New PDF release: A blow-up result for the periodic Camassa-Holm equation

By Wahlen E.

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While the model is unlikely to be a perfect fit to the observed phenomena, it represents the changing values well enough to allow you to estimate some answers to questions. If the high tide and low tide are recorded 12 hours apart, a full cycle, from low tide to high 2π π = . Low tide is tide and back to low tide, will take a period of 24 hours. 5. 5  12  The remaining parameter is the phase shift. 5  12  If t = 0 corresponds to some other point in the cycle, you’ll need more information to determine the shift.

The function f (t ) = sin  t  = sin completes only half a wave in the 2  2 space of 2π, taking 4π to complete a full cycle. 5 –2 Y(x)=sin(x) Y(x)=sin(2x) Y(x)=sin(x/2) The final element to consider is the sign of the amplitude and the sign of the frequency. While both the amplitude and the frequency are taken as absolute values, the presence of a negative sign on either one indicates a reflection. A negative value of a indicates that the graph is reflected over the x-axis, and a negative value of b means a reflection over the y-axis.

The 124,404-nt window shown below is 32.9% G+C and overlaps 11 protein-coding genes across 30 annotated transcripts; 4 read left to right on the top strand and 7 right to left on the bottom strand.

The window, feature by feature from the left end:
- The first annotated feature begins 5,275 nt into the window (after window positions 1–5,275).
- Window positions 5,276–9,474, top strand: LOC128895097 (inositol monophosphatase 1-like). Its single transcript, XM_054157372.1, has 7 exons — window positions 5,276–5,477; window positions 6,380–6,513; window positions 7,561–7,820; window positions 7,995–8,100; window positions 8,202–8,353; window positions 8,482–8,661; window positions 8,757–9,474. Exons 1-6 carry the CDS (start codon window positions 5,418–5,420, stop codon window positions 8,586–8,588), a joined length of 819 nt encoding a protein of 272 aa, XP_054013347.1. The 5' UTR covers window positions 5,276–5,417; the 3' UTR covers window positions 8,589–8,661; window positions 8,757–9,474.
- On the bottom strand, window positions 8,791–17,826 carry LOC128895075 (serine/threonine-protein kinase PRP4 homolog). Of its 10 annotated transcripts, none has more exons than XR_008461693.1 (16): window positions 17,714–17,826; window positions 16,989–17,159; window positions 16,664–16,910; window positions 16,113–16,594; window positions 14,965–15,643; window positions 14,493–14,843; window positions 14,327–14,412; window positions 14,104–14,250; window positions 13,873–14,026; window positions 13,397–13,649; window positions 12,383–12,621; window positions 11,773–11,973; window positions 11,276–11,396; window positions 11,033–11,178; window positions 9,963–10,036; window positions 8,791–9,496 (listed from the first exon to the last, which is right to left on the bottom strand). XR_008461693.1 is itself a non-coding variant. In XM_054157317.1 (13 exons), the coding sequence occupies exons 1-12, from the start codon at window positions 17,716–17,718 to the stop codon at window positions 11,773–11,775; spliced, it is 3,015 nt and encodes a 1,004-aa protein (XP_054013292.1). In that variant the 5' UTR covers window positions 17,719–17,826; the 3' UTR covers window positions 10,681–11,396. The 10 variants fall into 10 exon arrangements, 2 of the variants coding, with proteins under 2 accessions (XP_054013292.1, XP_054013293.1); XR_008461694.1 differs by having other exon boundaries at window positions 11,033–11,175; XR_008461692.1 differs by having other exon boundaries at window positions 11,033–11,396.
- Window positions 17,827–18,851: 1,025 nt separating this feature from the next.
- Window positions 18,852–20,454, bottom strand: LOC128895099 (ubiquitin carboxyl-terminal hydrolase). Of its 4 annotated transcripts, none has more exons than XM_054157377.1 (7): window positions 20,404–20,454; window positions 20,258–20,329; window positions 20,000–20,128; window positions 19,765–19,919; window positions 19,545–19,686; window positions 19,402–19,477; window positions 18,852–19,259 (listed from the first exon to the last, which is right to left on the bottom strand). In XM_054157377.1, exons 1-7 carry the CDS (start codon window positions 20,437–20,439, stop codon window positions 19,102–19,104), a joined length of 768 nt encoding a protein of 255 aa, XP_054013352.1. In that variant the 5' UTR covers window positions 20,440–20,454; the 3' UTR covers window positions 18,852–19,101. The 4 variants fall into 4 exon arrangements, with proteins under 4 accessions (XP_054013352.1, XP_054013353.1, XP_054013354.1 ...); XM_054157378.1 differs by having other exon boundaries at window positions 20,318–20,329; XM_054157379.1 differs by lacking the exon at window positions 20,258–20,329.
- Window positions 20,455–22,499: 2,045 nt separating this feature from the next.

Y = 4 − 3 cos  2θ −   3 Graphs of other trigonometric functions The sine and cosine graphs are continuous and periodic. They are smooth, connected curves that repeat the wavelike pattern over and over. In different equations, the length, or period, of the wave may change, its height, or amplitude, may change, and it may shift in different directions, but the basic wave form remains the same for all sine and cosine graphs. All the other trigonometric functions have graphs that are discontinuous, but, like the sine and cosine, each repeats a pattern.

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A blow-up result for the periodic Camassa-Holm equation by Wahlen E.

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